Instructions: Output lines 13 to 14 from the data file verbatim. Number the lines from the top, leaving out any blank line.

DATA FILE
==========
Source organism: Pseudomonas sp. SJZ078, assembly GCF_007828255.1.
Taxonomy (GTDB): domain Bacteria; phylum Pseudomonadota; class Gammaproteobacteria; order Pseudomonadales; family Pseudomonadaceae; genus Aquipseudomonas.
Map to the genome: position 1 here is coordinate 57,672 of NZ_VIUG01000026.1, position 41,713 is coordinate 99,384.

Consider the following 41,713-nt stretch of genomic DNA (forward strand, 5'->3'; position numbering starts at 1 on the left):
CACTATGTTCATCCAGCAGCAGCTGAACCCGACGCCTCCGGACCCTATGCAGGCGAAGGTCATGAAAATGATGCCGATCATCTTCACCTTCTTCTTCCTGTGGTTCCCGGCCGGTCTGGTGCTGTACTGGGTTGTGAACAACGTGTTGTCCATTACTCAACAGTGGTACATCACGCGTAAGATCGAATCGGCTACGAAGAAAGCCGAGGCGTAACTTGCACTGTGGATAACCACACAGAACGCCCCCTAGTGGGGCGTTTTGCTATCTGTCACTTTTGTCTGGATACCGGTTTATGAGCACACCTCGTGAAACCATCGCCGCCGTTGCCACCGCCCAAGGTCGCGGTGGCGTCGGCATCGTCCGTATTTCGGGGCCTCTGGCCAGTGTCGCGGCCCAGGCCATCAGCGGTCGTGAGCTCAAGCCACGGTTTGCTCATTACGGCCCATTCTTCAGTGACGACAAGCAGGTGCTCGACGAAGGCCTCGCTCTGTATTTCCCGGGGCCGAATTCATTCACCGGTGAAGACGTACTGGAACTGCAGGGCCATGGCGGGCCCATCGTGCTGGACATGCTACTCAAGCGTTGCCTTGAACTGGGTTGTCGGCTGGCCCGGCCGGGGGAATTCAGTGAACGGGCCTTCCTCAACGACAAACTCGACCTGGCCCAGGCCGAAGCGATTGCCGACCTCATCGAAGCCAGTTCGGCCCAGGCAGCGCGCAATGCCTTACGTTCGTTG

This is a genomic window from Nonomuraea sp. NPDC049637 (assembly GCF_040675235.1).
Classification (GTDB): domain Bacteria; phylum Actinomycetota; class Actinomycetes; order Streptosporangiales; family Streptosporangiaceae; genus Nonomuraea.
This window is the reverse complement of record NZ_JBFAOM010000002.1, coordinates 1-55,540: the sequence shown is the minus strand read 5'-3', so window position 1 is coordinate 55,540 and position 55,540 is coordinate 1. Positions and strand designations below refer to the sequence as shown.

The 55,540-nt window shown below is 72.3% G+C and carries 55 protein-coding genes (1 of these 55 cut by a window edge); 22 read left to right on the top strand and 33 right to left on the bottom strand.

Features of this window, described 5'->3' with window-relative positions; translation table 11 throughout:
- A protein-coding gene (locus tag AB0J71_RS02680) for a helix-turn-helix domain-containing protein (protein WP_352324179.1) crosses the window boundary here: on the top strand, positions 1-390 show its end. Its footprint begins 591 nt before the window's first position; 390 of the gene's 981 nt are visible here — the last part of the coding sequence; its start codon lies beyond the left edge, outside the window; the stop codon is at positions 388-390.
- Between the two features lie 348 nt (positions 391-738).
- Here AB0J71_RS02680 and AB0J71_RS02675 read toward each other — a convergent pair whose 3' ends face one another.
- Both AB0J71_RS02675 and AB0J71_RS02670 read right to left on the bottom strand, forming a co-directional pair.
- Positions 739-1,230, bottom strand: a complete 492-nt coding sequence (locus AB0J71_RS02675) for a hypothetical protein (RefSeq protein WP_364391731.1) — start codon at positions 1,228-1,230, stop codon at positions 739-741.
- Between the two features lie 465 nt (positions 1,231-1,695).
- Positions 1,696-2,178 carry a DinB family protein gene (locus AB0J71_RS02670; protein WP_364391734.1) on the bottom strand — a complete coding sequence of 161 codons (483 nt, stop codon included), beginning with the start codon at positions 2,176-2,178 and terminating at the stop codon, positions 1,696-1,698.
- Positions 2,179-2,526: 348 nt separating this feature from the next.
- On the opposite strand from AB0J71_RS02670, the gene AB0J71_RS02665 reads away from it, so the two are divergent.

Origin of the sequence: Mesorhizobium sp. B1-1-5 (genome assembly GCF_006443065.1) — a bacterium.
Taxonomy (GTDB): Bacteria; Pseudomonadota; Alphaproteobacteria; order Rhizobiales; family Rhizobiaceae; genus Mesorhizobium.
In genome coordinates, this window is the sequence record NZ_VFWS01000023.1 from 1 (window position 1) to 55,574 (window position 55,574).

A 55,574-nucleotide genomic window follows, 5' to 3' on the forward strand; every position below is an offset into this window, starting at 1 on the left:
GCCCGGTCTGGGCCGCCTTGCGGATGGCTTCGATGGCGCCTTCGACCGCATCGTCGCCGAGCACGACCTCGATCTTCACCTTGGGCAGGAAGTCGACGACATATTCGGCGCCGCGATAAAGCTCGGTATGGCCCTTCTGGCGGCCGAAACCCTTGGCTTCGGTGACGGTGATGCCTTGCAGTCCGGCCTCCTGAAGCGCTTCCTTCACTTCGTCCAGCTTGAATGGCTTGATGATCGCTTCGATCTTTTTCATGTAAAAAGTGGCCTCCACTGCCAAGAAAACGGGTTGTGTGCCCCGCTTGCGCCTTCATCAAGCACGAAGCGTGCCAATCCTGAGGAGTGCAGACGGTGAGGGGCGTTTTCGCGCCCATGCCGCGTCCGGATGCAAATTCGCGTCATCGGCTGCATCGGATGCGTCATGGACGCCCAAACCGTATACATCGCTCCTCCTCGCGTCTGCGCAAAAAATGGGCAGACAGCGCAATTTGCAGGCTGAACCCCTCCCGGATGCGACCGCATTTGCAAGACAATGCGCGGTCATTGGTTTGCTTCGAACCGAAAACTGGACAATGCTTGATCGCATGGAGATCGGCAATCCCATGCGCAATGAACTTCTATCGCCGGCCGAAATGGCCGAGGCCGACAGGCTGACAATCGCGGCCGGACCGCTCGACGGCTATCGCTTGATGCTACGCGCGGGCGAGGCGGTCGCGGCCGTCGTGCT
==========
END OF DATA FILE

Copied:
- Here AB0J71_RS02680 and AB0J71_RS02675 read toward each other — a convergent pair whose 3' ends face one another.
- Both AB0J71_RS02675 and AB0J71_RS02670 read right to left on the bottom strand, forming a co-directional pair.